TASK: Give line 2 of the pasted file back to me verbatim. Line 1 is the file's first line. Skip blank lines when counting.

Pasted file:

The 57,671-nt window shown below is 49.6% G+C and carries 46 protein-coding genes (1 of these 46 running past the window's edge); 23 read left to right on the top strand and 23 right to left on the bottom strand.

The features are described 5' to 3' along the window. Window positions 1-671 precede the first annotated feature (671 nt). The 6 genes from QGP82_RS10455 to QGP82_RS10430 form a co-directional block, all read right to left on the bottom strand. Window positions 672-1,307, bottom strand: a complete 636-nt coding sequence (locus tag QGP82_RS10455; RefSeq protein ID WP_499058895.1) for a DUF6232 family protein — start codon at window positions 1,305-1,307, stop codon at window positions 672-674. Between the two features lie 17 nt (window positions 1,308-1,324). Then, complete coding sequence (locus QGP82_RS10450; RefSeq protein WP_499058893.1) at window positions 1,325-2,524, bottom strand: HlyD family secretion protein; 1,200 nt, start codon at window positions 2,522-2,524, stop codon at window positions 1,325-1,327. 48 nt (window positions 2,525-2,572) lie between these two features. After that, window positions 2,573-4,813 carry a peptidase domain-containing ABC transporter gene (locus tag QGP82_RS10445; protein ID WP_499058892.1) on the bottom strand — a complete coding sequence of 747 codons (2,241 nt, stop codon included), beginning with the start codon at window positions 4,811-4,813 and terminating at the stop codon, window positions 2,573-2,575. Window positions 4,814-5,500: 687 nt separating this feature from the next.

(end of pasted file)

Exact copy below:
The features are described 5' to 3' along the window. Window positions 1-671 precede the first annotated feature (671 nt). The 6 genes from QGP82_RS10455 to QGP82_RS10430 form a co-directional block, all read right to left on the bottom strand. Window positions 672-1,307, bottom strand: a complete 636-nt coding sequence (locus tag QGP82_RS10455; RefSeq protein ID WP_499058895.1) for a DUF6232 family protein — start codon at window positions 1,305-1,307, stop codon at window positions 672-674. Between the two features lie 17 nt (window positions 1,308-1,324). Then, complete coding sequence (locus QGP82_RS10450; RefSeq protein WP_499058893.1) at window positions 1,325-2,524, bottom strand: HlyD family secretion protein; 1,200 nt, start codon at window positions 2,522-2,524, stop codon at window positions 1,325-1,327. 48 nt (window positions 2,525-2,572) lie between these two features. After that, window positions 2,573-4,813 carry a peptidase domain-containing ABC transporter gene (locus tag QGP82_RS10445; protein ID WP_499058892.1) on the bottom strand — a complete coding sequence of 747 codons (2,241 nt, stop codon included), beginning with the start codon at window positions 4,811-4,813 and terminating at the stop codon, window positions 2,573-2,575. Window positions 4,814-5,500: 687 nt separating this feature from the next.